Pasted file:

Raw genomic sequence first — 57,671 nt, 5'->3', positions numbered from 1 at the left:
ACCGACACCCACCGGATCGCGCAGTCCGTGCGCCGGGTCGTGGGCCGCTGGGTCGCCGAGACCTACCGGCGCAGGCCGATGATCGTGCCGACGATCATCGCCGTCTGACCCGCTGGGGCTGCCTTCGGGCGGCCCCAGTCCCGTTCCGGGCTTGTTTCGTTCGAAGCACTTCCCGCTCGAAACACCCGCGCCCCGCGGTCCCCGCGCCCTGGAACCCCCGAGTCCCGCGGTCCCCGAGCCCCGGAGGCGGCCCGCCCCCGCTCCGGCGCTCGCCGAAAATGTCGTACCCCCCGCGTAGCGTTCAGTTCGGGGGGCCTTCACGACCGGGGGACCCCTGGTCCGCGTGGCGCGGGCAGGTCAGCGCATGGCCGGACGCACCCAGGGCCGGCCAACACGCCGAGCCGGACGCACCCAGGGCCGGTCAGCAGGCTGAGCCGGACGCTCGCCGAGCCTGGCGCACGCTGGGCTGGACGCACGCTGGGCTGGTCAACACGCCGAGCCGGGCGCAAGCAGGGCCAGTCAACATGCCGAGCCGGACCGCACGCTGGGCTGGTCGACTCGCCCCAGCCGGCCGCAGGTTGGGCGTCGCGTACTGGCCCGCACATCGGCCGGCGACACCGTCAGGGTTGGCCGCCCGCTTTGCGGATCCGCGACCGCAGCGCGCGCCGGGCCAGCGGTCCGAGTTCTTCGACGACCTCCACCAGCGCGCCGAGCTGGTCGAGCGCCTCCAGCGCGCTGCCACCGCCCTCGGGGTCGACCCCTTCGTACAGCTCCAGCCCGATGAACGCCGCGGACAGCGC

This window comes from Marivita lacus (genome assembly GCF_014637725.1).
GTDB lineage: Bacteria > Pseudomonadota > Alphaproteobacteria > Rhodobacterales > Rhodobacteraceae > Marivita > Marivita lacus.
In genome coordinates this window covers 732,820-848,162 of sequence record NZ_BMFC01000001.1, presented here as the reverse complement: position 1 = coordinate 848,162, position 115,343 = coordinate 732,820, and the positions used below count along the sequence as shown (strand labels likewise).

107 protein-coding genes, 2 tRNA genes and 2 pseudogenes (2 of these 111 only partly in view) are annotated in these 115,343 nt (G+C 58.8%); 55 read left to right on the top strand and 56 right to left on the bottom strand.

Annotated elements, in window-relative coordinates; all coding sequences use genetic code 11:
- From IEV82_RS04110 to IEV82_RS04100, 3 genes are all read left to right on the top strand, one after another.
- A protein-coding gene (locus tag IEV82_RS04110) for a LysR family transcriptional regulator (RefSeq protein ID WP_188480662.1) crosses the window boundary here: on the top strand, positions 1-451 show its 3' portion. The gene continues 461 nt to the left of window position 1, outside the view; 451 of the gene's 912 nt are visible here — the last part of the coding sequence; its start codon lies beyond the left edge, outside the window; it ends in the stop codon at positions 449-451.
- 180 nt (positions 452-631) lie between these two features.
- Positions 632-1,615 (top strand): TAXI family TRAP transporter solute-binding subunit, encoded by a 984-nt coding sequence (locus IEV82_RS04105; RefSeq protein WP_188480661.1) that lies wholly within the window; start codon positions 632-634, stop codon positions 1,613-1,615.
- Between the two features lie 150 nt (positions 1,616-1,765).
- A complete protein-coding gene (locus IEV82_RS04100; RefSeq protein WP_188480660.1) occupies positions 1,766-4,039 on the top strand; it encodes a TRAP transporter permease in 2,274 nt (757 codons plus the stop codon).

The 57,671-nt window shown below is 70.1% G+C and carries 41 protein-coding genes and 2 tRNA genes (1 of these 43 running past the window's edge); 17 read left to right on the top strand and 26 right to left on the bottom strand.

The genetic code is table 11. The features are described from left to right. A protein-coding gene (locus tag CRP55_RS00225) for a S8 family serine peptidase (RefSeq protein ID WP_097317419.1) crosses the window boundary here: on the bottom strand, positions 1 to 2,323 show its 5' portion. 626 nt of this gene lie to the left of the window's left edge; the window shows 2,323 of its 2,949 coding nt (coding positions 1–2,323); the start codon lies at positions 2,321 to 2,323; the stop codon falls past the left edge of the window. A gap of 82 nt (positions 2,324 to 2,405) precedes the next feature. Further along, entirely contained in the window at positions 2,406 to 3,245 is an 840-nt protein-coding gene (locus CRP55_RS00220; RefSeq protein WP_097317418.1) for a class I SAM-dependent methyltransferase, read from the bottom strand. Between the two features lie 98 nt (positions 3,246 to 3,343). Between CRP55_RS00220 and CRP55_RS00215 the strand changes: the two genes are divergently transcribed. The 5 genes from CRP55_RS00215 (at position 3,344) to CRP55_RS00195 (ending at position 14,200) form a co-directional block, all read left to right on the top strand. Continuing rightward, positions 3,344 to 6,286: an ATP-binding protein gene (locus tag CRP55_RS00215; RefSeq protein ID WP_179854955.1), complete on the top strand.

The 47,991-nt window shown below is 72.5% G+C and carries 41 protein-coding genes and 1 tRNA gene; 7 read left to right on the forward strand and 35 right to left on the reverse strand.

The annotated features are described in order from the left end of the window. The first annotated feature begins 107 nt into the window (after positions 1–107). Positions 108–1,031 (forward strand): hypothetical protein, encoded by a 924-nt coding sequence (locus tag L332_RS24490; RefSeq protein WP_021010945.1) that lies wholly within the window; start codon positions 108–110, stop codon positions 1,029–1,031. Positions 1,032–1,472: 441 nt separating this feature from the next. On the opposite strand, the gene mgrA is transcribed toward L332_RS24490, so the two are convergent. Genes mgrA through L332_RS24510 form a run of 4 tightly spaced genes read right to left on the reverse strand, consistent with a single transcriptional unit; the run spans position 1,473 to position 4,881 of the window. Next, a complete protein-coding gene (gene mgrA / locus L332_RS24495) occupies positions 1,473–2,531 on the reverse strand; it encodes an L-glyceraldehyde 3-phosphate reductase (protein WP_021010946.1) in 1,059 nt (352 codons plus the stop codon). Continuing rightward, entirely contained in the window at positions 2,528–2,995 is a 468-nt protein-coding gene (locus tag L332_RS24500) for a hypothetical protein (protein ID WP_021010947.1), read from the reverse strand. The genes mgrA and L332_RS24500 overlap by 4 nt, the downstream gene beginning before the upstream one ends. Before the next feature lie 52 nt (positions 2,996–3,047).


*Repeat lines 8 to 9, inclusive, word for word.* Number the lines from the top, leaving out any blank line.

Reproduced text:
- From IEV82_RS04110 to IEV82_RS04100, 3 genes are all read left to right on the top strand, one after another.
- A protein-coding gene (locus tag IEV82_RS04110) for a LysR family transcriptional regulator (RefSeq protein ID WP_188480662.1) crosses the window boundary here: on the top strand, positions 1-451 show its 3' portion. The gene continues 461 nt to the left of window position 1, outside the view; 451 of the gene's 912 nt are visible here — the last part of the coding sequence; its start codon lies beyond the left edge, outside the window; it ends in the stop codon at positions 449-451.